University of Worcester Welcomes Government Plans for Universities to Support Schools

The Department for Education recently announced that universities would be expected to introduce activities such as tutoring and summer schools, as well as supporting curriculum development.

The University of Worcester has been running summer schools for pupils from widening participation backgrounds for several years, as well as being engaged in the tutoring agenda.

The University’s original University Diploma in Tutoring was launched in 2017. Subsequently, a Postgraduate Certificate in Tutoring and Coaching (delivered wholly online) was developed, which currently has 66 students studying for the award. The aim of this course is to upskill people to be able to go out and work as tutors, helping children in schools and the wider community.

Catriona Robinson, Head of the University’s School of Education, said: “At the University of Worcester we recognised a long time ago that outstanding teachers, tutors, early years professionals and teaching assistants are crucial to create opportunity and to the levelling up agenda. We have always worked with our communities to ensure we provide the best education and support to help schools thrive. Little did we know that our foresight to create courses tailored to developing tutors would be quite so pertinent given the disrupted education that our children and young people have experienced during the pandemic.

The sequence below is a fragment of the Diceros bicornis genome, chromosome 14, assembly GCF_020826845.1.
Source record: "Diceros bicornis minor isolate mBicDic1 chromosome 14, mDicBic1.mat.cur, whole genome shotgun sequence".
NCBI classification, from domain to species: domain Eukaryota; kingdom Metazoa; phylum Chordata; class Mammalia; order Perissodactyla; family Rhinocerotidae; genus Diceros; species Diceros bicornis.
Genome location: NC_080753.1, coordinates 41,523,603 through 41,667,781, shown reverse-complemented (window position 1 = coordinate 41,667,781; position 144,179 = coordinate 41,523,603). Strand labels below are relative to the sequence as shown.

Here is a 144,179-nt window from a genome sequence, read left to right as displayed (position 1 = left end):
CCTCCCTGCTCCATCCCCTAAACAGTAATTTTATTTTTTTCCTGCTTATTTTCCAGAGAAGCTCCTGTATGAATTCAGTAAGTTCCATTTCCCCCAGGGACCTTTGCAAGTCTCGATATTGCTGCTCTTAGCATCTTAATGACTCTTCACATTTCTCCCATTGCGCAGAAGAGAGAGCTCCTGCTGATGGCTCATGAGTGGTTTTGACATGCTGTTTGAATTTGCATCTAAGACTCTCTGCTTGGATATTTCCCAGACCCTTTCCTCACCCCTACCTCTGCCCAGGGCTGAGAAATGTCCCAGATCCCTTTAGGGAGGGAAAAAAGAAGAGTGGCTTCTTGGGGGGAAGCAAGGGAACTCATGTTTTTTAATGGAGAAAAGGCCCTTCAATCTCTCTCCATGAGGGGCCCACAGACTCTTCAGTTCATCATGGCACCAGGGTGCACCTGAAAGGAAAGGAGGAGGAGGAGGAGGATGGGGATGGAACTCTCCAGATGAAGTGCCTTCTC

“Our Postgraduate Certificate in Tutoring and Coaching has provided a seamless transition for our students who have graduated with a subject specific degree, such as English or History for example, to develop the skills of tutoring alongside their specialist subject knowledge. The flexible nature of the course means that those studying can also undertake employment as a tutor alongside.”

She added: “We also run an annual STEAM (Science, Technology, Engineering, Arts and Maths) summer school for Year 6 pupils transitioning into secondary school over the summer to address and improve education attainment. Last summer the school workshops were a particularly huge success, and we are expanding our offer in 2022. Additionally, our initial teacher trainees are working with local schools to deliver extra-curricular clubs and after school activities to provide additional educational interactions.”

The University of Worcester is one of the country’s leading providers of teacher education, with more than seven decades of experience in training outstanding professionals to work in schools and education settings locally, nationally and internationally. Founded in 1946 as a post-war emergency teacher training college, the University is now one of England’s top 15 initial teacher education providers and is the second largest in the West Midlands. Annually, over 600 student teachers choose the University of Worcester due to the long-standing reputation of its PGCE and Undergraduate routes. 

Mrs Robinson added: “Our region, and country as a whole, requires more high-quality trained teachers as they are critical to children’s lives, from the earliest years. At the University of Worcester, we are committed to educating those professionals to work in our schools, early years settings and colleges, knowing they will go on to make a positive contribution, teaching with confidence and competence in order to inspire children and young people to achieve their very best.

“We work closely and productively in partnership with more than 500 schools, Multi-Academy Trusts and education providers across the region, in the common goal to ensure that the education of children is the best it can be.”